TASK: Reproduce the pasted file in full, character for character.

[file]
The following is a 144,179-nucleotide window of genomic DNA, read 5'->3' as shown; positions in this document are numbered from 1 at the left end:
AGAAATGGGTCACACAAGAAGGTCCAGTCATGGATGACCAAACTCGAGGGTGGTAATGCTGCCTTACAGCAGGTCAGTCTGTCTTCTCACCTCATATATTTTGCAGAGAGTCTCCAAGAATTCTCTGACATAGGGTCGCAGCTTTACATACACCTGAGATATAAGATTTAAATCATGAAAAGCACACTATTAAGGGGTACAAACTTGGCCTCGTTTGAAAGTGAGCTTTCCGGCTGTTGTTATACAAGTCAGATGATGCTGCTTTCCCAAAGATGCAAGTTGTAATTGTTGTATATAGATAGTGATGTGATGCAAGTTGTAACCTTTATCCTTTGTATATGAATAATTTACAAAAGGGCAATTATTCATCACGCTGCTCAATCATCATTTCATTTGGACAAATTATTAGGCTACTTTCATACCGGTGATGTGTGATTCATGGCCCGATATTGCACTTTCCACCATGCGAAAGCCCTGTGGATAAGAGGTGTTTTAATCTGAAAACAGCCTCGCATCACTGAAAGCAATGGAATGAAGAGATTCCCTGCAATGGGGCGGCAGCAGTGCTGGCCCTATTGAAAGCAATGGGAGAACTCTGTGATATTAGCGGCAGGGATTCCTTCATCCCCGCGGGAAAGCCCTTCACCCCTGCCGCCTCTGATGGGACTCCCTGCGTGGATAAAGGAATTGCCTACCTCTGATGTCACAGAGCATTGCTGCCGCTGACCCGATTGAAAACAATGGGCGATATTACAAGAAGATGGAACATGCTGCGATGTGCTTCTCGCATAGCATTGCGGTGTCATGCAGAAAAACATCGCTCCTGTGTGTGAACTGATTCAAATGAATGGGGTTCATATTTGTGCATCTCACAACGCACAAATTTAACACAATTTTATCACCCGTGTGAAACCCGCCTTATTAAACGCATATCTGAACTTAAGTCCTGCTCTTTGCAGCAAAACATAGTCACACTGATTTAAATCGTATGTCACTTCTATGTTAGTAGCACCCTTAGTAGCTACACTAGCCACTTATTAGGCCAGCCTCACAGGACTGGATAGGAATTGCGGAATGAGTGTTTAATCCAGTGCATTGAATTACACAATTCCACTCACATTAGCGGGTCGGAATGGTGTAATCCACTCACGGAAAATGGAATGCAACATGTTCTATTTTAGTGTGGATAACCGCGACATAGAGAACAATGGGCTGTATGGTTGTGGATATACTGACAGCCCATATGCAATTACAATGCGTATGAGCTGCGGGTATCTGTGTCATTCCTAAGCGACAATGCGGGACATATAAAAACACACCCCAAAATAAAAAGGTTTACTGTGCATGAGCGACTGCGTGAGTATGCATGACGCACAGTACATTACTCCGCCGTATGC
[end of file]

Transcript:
The following is a 144,179-nucleotide window of genomic DNA, read 5'->3' as shown; positions in this document are numbered from 1 at the left end:
AGAAATGGGTCACACAAGAAGGTCCAGTCATGGATGACCAAACTCGAGGGTGGTAATGCTGCCTTACAGCAGGTCAGTCTGTCTTCTCACCTCATATATTTTGCAGAGAGTCTCCAAGAATTCTCTGACATAGGGTCGCAGCTTTACATACACCTGAGATATAAGATTTAAATCATGAAAAGCACACTATTAAGGGGTACAAACTTGGCCTCGTTTGAAAGTGAGCTTTCCGGCTGTTGTTATACAAGTCAGATGATGCTGCTTTCCCAAAGATGCAAGTTGTAATTGTTGTATATAGATAGTGATGTGATGCAAGTTGTAACCTTTATCCTTTGTATATGAATAATTTACAAAAGGGCAATTATTCATCACGCTGCTCAATCATCATTTCATTTGGACAAATTATTAGGCTACTTTCATACCGGTGATGTGTGATTCATGGCCCGATATTGCACTTTCCACCATGCGAAAGCCCTGTGGATAAGAGGTGTTTTAATCTGAAAACAGCCTCGCATCACTGAAAGCAATGGAATGAAGAGATTCCCTGCAATGGGGCGGCAGCAGTGCTGGCCCTATTGAAAGCAATGGGAGAACTCTGTGATATTAGCGGCAGGGATTCCTTCATCCCCGCGGGAAAGCCCTTCACCCCTGCCGCCTCTGATGGGACTCCCTGCGTGGATAAAGGAATTGCCTACCTCTGATGTCACAGAGCATTGCTGCCGCTGACCCGATTGAAAACAATGGGCGATATTACAAGAAGATGGAACATGCTGCGATGTGCTTCTCGCATAGCATTGCGGTGTCATGCAGAAAAACATCGCTCCTGTGTGTGAACTGATTCAAATGAATGGGGTTCATATTTGTGCATCTCACAACGCACAAATTTAACACAATTTTATCACCCGTGTGAAACCCGCCTTATTAAACGCATATCTGAACTTAAGTCCTGCTCTTTGCAGCAAAACATAGTCACACTGATTTAAATCGTATGTCACTTCTATGTTAGTAGCACCCTTAGTAGCTACACTAGCCACTTATTAGGCCAGCCTCACAGGACTGGATAGGAATTGCGGAATGAGTGTTTAATCCAGTGCATTGAATTACACAATTCCACTCACATTAGCGGGTCGGAATGGTGTAATCCACTCACGGAAAATGGAATGCAACATGTTCTATTTTAGTGTGGATAACCGCGACATAGAGAACAATGGGCTGTATGGTTGTGGATATACTGACAGCCCATATGCAATTACAATGCGTATGAGCTGCGGGTATCTGTGTCATTCCTAAGCGACAATGCGGGACATATAAAAACACACCCCAAAATAAAAAGGTTTACTGTGCATGAGCGACTGCGTGAGTATGCATGACGCACAGTACATTACTCCGCCGTATGC